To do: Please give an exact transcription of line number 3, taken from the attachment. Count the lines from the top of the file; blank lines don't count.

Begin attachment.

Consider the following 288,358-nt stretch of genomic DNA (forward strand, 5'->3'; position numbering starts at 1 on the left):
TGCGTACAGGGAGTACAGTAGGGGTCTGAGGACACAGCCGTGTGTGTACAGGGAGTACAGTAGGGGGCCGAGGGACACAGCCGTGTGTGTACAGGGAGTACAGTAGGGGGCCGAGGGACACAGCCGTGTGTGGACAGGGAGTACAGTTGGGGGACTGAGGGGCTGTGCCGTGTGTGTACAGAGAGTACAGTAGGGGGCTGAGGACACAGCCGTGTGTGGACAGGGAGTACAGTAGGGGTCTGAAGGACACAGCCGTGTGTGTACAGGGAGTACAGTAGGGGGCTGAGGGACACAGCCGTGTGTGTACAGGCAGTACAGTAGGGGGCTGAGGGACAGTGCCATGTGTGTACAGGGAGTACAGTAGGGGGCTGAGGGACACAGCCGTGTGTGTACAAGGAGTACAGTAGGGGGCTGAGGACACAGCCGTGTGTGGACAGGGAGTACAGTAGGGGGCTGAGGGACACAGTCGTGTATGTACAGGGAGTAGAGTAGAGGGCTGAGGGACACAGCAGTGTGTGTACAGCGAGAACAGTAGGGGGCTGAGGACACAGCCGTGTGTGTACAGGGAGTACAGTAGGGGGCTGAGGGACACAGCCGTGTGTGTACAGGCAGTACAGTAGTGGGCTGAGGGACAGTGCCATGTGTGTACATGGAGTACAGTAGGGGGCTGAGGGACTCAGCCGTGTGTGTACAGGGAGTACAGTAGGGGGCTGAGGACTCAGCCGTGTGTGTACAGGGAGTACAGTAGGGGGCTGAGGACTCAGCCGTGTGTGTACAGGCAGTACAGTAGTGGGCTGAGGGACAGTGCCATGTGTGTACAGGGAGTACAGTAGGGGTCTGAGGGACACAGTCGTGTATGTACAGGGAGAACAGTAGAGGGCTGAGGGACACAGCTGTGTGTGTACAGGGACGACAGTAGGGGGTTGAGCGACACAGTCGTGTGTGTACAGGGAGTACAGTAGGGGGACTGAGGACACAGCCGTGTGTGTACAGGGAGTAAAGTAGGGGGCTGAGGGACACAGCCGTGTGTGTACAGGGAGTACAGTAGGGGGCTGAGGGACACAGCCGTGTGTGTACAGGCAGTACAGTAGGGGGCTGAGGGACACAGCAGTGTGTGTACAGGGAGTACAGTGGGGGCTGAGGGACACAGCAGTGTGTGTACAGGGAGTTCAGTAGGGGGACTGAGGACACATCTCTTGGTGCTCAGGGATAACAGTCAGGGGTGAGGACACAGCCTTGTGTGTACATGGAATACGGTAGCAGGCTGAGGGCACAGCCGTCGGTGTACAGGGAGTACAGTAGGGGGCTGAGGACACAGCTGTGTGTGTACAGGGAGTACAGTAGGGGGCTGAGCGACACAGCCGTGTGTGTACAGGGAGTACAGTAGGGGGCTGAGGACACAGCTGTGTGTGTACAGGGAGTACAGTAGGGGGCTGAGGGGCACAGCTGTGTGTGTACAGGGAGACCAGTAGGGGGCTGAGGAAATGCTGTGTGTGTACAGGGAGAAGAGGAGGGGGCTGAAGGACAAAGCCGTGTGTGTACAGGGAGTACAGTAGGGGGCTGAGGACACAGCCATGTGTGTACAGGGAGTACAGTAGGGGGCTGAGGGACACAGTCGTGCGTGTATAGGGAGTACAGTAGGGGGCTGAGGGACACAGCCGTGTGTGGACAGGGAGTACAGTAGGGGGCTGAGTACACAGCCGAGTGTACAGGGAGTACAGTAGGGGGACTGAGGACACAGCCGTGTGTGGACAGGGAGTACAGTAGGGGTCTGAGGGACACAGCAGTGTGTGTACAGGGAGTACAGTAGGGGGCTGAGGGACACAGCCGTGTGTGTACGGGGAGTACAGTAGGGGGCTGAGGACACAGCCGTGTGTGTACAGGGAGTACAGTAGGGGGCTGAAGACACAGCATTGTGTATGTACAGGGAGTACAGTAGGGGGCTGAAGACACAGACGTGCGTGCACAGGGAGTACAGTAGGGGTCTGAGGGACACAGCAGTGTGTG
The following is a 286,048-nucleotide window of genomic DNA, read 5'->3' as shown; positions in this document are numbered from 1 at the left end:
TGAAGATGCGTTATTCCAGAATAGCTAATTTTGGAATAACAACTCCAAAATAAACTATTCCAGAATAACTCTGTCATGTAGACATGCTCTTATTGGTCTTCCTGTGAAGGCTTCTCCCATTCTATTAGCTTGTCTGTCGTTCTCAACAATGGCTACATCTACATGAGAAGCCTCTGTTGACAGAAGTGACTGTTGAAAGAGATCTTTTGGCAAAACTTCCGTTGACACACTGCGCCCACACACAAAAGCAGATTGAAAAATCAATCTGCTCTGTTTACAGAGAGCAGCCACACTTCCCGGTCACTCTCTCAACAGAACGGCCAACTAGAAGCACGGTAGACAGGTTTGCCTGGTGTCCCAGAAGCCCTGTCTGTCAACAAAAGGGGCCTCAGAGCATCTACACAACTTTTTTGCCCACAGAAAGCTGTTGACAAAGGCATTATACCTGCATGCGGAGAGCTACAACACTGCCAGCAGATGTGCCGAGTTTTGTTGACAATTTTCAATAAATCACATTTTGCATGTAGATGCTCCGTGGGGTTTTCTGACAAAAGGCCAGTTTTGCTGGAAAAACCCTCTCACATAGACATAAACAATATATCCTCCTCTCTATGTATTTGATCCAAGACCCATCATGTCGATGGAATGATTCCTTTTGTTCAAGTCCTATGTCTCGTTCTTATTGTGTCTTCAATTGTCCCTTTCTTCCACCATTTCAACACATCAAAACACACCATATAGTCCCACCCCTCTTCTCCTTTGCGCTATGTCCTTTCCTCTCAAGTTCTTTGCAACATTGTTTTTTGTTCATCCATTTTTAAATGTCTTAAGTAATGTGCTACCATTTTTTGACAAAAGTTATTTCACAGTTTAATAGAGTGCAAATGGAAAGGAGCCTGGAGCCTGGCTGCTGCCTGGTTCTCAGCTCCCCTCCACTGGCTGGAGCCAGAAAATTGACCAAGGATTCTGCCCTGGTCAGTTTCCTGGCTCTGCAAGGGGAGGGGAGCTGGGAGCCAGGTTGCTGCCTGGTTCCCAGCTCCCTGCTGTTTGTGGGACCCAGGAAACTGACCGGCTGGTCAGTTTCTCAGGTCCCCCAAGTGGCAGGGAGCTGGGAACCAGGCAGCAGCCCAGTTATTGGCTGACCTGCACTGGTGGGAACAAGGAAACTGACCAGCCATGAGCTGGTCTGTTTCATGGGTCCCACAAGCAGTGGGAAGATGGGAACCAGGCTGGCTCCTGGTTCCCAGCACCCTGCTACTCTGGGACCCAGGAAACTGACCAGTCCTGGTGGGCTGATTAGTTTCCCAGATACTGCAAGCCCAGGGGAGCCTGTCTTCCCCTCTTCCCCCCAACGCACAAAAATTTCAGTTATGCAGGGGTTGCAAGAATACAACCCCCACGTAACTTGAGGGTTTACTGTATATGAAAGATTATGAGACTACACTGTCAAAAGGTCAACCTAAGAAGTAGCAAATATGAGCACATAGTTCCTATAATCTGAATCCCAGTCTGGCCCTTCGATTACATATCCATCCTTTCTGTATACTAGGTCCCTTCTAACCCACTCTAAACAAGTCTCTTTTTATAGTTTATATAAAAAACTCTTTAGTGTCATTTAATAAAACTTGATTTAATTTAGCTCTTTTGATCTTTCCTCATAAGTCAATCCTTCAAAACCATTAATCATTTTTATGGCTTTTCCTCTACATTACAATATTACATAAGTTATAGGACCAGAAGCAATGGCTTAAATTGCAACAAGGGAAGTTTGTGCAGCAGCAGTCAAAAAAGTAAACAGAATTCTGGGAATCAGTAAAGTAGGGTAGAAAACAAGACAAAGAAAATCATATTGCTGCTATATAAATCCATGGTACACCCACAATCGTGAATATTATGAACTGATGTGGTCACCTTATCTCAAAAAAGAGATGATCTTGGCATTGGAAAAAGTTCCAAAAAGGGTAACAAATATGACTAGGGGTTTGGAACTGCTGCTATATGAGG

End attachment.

The following is a 286,048-nucleotide window of genomic DNA, read 5'->3' as shown; positions in this document are numbered from 1 at the left end: